I never imagined that moving home to social distance with my parents would push me to become the morning person I've always failed to be. And I certainly didn't expect that accomplishment to stem from a disagreement over the best time to eat dinner.
You see, my parents follow a strict 6 p.m. dinner routine, which just so happens to be around the time I log off of work.
Pre-social distancing, I'd commute home from the office, head to the gym, and then have dinner at my apartment around 7:30 p.m. But now, 15 minutes after ending my shift, I have a stomach full of pasta and some wine to wash it all down. At that point, no part of me feels motivated to exercise.
I began working out less and less frequently due to this scheduling conflict, so my only realistic option was to exercise before work.
My fitness routine has always been at the foundation of my mental health. Without exercise, my well-being gets harder and harder to manage — especially in times of uncertainty.
Switching to morning workouts wasn't — and still isn't — an easy adjustment. But, it's easier than feeling like I'm not in control of my mental health. That's what keeps me going.
It's been about two weeks since I've started setting my alarm an hour and a half earlier than I usually would, and here's how I'm making it work.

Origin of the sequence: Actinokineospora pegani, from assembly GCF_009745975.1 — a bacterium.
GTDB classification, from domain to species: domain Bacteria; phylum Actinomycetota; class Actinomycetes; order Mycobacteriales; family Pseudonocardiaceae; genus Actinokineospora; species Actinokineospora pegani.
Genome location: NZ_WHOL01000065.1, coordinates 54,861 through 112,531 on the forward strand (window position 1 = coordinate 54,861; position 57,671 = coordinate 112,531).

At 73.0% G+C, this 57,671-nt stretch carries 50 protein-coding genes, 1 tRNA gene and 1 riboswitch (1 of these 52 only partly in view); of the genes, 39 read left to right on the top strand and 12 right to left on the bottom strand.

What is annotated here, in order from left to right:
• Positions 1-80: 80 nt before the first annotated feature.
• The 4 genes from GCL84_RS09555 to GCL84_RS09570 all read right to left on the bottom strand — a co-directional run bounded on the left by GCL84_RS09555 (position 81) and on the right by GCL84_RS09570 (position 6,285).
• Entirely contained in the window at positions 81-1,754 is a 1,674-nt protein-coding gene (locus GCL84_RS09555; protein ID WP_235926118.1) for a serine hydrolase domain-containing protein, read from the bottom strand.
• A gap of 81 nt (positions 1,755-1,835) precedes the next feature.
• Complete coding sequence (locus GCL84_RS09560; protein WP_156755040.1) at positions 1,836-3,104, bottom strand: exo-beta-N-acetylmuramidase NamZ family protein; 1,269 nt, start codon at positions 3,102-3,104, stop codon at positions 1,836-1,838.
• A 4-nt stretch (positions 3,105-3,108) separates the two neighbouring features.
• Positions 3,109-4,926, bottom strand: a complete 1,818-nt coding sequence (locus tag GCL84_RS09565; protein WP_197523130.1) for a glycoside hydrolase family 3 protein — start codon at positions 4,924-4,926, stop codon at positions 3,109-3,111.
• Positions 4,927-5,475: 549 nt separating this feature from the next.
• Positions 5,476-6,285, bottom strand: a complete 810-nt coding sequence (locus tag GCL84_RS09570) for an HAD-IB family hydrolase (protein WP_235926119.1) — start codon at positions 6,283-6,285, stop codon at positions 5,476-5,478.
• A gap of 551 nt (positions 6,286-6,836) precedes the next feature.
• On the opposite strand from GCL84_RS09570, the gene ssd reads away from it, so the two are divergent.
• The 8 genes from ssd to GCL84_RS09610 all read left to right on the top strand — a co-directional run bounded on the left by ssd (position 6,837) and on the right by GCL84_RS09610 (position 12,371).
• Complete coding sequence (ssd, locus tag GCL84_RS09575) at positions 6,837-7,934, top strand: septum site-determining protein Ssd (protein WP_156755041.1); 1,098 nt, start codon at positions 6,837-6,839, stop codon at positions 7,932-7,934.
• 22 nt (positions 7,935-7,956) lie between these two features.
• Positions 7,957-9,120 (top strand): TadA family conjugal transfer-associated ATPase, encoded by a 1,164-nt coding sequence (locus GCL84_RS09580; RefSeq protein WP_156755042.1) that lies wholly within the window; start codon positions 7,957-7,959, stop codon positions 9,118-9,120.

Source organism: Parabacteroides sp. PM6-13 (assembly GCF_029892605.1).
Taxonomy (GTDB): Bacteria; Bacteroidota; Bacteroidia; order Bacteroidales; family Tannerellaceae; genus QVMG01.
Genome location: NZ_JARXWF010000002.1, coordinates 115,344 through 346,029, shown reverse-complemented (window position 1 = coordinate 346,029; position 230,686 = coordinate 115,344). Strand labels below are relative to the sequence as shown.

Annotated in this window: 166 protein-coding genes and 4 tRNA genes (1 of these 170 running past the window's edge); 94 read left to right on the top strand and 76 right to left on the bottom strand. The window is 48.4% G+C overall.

If there is anything I'm successful at, it's hitting the snooze button. I'm so skilled at it that I got in the habit of setting four to six alarms every morning and would snooze each one until I finally got up.
Now, I charge my phone overnight on the opposite side of my bedroom. This way, I only have to set one alarm, which gets me up and moving right away, kickstarting my wake-up process.
The downside to this is that I've found myself waking up before my alarm, confused about whether or not it's gone off yet — hopefully, this anxiety over sticking to my routine will subside in time.
Getting into a workout first thing in the morning takes grit. With only so much time to spare, I remind myself that the sooner I sweat, the more time there is for breakfast. Plus, I've already accomplished the hardest challenge of the day: actually waking up. It all gets better from there.
After completing one of my preplanned Pilates videos, I reward myself with eggs and coffee, which I enjoy during a half hour of self-serving internet time.
By 9:30 a.m., my morning routine is officially complete and my workday has started — but that extra hour and a half of productivity benefits me throughout the rest of my day.
Warming up my brain and body before work makes accomplishing those first few tasks of my job easier.
After 6 p.m., the rest of my evening is completely free. I'm no longer tortured by that feeling of having to exercise but being too tired and full to actually do so. I have more time for other self-care acts like reading, going for walks, drawing, or calling my friends.
The bane of my existence — bedtime — is no longer so intimidating, either. Since I had time to scroll the internet and talk to my friends earlier in the day, parting ways with my phone isn't so hard. Plus, I'm down 90 minutes of sleep, so I'm pretty tired by the time I tuck into bed.
I never really want to wake up early and work out, but I want all the benefits that come from doing just that. Staying disciplined is hard, but it makes me better — and that's why a morning routine is worth it.
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